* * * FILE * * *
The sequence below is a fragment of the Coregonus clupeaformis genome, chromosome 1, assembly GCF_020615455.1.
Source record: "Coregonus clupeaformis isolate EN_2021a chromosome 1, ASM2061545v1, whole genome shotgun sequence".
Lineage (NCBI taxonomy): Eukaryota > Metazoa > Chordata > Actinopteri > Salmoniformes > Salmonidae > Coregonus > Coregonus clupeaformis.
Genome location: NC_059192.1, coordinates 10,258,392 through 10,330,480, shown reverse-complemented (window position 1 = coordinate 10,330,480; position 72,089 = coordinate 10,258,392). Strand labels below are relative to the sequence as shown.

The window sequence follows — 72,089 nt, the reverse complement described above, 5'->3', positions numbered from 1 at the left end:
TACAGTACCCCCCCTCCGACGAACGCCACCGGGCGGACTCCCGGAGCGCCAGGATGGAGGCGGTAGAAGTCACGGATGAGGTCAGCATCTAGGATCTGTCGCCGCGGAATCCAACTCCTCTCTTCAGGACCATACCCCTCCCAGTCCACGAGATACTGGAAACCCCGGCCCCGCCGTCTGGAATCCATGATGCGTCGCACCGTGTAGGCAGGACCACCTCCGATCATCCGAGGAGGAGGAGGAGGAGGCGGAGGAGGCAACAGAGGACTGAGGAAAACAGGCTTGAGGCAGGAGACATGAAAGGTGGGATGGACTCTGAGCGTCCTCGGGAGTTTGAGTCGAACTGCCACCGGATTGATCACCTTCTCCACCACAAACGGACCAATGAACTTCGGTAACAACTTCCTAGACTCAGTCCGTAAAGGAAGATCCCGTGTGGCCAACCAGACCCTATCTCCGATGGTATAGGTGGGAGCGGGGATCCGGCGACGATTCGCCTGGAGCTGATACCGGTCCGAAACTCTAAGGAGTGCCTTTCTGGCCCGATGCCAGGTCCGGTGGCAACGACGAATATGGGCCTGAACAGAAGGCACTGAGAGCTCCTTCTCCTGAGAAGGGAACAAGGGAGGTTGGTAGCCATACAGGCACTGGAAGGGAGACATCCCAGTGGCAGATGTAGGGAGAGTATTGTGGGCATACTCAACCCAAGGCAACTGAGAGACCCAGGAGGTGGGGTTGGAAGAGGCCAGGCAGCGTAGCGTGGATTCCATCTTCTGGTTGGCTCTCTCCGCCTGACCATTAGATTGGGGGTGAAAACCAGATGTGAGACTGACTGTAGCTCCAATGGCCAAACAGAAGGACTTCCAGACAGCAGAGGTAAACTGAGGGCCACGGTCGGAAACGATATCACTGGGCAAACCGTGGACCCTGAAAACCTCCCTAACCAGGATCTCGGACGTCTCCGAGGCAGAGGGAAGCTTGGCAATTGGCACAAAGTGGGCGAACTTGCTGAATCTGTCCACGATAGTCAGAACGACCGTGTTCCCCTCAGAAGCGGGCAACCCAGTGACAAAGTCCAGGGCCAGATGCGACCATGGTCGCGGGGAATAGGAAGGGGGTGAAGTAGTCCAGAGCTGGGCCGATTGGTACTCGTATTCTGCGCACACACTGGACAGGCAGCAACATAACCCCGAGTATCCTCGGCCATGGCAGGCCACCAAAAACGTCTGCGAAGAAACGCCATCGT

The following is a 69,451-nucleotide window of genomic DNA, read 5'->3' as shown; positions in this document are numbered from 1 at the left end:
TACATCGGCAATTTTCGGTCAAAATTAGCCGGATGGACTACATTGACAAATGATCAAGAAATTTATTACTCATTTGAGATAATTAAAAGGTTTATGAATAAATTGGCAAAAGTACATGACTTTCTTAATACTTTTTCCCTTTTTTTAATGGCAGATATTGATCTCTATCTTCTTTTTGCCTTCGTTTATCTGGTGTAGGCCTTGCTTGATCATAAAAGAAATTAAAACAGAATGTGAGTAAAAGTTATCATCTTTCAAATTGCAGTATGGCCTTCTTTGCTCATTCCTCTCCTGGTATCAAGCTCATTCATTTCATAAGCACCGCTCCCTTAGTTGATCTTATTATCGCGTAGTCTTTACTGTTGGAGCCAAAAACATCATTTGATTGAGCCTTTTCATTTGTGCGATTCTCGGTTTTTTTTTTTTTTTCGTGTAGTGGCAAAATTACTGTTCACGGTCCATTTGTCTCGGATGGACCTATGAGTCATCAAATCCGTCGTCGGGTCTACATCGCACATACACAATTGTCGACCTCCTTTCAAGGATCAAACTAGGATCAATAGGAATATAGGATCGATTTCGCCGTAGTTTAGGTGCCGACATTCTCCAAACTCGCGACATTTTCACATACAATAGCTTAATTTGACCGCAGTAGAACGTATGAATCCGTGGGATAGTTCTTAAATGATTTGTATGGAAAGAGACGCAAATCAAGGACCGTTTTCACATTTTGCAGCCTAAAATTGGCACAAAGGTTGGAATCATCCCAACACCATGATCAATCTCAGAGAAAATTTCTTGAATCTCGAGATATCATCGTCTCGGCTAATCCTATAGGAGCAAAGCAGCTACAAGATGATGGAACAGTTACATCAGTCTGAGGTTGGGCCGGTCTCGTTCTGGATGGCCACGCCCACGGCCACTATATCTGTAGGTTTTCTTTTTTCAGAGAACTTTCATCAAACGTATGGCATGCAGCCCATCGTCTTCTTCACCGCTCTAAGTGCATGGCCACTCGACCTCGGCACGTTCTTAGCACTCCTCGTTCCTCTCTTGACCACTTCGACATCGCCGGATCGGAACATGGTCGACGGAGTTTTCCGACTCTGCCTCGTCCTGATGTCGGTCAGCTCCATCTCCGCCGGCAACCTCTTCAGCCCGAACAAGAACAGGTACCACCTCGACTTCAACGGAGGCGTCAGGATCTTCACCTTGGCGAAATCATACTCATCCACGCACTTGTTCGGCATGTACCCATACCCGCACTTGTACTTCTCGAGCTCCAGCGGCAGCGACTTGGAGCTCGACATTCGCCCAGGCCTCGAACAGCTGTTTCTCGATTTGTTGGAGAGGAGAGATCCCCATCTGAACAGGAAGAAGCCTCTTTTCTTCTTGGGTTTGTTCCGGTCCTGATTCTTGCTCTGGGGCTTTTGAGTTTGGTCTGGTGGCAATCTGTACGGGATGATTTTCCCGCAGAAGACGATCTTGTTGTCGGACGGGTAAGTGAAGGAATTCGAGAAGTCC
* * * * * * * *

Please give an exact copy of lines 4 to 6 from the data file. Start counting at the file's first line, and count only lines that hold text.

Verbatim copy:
Genome location: NC_059192.1, coordinates 10,258,392 through 10,330,480, shown reverse-complemented (window position 1 = coordinate 10,330,480; position 72,089 = coordinate 10,258,392). Strand labels below are relative to the sequence as shown.

The window sequence follows — 72,089 nt, the reverse complement described above, 5'->3', positions numbered from 1 at the left end:
TACAGTACCCCCCCTCCGACGAACGCCACCGGGCGGACTCCCGGAGCGCCAGGATGGAGGCGGTAGAAGTCACGGATGAGGTCAGCATCTAGGATCTGTCGCCGCGGAATCCAACTCCTCTCTTCAGGACCATACCCCTCCCAGTCCACGAGATACTGGAAACCCCGGCCCCGCCGTCTGGAATCCATGATGCGTCGCACCGTGTAGGCAGGACCACCTCCGATCATCCGAGGAGGAGGAGGAGGAGGCGGAGGAGGCAACAGAGGACTGAGGAAAACAGGCTTGAGGCAGGAGACATGAAAGGTGGGATGGACTCTGAGCGTCCTCGGGAGTTTGAGTCGAACTGCCACCGGATTGATCACCTTCTCCACCACAAACGGACCAATGAACTTCGGTAACAACTTCCTAGACTCAGTCCGTAAAGGAAGATCCCGTGTGGCCAACCAGACCCTATCTCCGATGGTATAGGTGGGAGCGGGGATCCGGCGACGATTCGCCTGGAGCTGATACCGGTCCGAAACTCTAAGGAGTGCCTTTCTGGCCCGATGCCAGGTCCGGTGGCAACGACGAATATGGGCCTGAACAGAAGGCACTGAGAGCTCCTTCTCCTGAGAAGGGAACAAGGGAGGTTGGTAGCCATACAGGCACTGGAAGGGAGACATCCCAGTGGCAGATGTAGGGAGAGTATTGTGGGCATACTCAACCCAAGGCAACTGAGAGACCCAGGAGGTGGGGTTGGAAGAGGCCAGGCAGCGTAGCGTGGATTCCATCTTCTGGTTGGCTCTCTCCGCCTGACCATTAGATTGGGGGTGAAAACCAGATGTGAGACTGACTGTAGCTCCAATGGCCAAACAGAAGGACTTCCAGACAGCAGAGGTAAACTGAGGGCCACGGTCGGAAACGATATCACTGGGCAAACCGTGGACCCTGAAAACCTCCCTAACCAGGATCTCGGACGTCTCCGAGGCAGAGGGAAGCTTGGCAATTGGCACAAAGTGGGCGAACTTGCTGAATCTGTCCACGATAGTCAGAACGACCGTGTTCCCCTCAGAAGCGGGCAACCCAGTGACAAAGTCCAGGGCCAGATGCGACCATGGTCGCGGGGAATAGGAAGGGGGTGAAGTAGTCCAGAGCTGGGCCGATTGGTACTCGTATTCTGCGCACACACTGGACAGGCAGCAACATAACCCCGAGTATCCTCGGCCATGGCAGGCCACCAAAAACGTCTGCGAAGAAACGCCATCGT